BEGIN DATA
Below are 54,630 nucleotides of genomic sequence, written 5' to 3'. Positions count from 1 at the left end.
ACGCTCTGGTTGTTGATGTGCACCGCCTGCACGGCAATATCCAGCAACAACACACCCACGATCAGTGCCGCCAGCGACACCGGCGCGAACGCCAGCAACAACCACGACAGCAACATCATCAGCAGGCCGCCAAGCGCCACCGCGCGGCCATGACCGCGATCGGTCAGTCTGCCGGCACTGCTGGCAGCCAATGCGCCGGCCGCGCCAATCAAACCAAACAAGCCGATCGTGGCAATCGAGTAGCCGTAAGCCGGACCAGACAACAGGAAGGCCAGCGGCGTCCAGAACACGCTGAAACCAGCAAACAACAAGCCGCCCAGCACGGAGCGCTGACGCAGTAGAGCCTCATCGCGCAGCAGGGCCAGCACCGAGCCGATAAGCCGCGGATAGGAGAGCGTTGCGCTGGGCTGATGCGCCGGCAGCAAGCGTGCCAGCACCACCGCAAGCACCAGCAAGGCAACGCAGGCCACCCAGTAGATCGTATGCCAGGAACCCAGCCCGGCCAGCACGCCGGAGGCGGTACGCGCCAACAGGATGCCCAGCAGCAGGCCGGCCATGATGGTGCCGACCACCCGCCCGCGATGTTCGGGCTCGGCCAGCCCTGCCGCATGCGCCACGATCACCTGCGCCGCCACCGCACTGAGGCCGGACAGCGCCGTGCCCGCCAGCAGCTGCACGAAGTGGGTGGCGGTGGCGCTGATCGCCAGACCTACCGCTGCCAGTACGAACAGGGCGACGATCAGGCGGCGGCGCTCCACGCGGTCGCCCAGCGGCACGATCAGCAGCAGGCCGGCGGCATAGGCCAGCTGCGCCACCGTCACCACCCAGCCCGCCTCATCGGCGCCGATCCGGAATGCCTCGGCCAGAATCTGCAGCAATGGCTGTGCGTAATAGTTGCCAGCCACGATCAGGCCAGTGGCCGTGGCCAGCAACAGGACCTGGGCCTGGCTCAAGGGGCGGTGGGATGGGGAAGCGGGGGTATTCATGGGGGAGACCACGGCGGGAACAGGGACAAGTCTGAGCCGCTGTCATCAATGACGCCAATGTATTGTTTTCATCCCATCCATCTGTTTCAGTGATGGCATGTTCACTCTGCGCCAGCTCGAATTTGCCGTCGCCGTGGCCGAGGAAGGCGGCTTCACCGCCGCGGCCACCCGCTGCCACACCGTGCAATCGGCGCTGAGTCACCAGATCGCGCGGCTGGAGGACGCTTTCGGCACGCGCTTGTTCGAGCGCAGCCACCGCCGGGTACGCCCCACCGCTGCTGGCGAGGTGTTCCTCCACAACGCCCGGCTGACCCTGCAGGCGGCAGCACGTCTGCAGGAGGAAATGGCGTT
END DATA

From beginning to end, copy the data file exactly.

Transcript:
Below are 54,630 nucleotides of genomic sequence, written 5' to 3'. Positions count from 1 at the left end.
ACGCTCTGGTTGTTGATGTGCACCGCCTGCACGGCAATATCCAGCAACAACACACCCACGATCAGTGCCGCCAGCGACACCGGCGCGAACGCCAGCAACAACCACGACAGCAACATCATCAGCAGGCCGCCAAGCGCCACCGCGCGGCCATGACCGCGATCGGTCAGTCTGCCGGCACTGCTGGCAGCCAATGCGCCGGCCGCGCCAATCAAACCAAACAAGCCGATCGTGGCAATCGAGTAGCCGTAAGCCGGACCAGACAACAGGAAGGCCAGCGGCGTCCAGAACACGCTGAAACCAGCAAACAACAAGCCGCCCAGCACGGAGCGCTGACGCAGTAGAGCCTCATCGCGCAGCAGGGCCAGCACCGAGCCGATAAGCCGCGGATAGGAGAGCGTTGCGCTGGGCTGATGCGCCGGCAGCAAGCGTGCCAGCACCACCGCAAGCACCAGCAAGGCAACGCAGGCCACCCAGTAGATCGTATGCCAGGAACCCAGCCCGGCCAGCACGCCGGAGGCGGTACGCGCCAACAGGATGCCCAGCAGCAGGCCGGCCATGATGGTGCCGACCACCCGCCCGCGATGTTCGGGCTCGGCCAGCCCTGCCGCATGCGCCACGATCACCTGCGCCGCCACCGCACTGAGGCCGGACAGCGCCGTGCCCGCCAGCAGCTGCACGAAGTGGGTGGCGGTGGCGCTGATCGCCAGACCTACCGCTGCCAGTACGAACAGGGCGACGATCAGGCGGCGGCGCTCCACGCGGTCGCCCAGCGGCACGATCAGCAGCAGGCCGGCGGCATAGGCCAGCTGCGCCACCGTCACCACCCAGCCCGCCTCATCGGCGCCGATCCGGAATGCCTCGGCCAGAATCTGCAGCAATGGCTGTGCGTAATAGTTGCCAGCCACGATCAGGCCAGTGGCCGTGGCCAGCAACAGGACCTGGGCCTGGCTCAAGGGGCGGTGGGATGGGGAAGCGGGGGTATTCATGGGGGAGACCACGGCGGGAACAGGGACAAGTCTGAGCCGCTGTCATCAATGACGCCAATGTATTGTTTTCATCCCATCCATCTGTTTCAGTGATGGCATGTTCACTCTGCGCCAGCTCGAATTTGCCGTCGCCGTGGCCGAGGAAGGCGGCTTCACCGCCGCGGCCACCCGCTGCCACACCGTGCAATCGGCGCTGAGTCACCAGATCGCGCGGCTGGAGGACGCTTTCGGCACGCGCTTGTTCGAGCGCAGCCACCGCCGGGTACGCCCCACCGCTGCTGGCGAGGTGTTCCTCCACAACGCCCGGCTGACCCTGCAGGCGGCAGCACGTCTGCAGGAGGAAATGGCGTT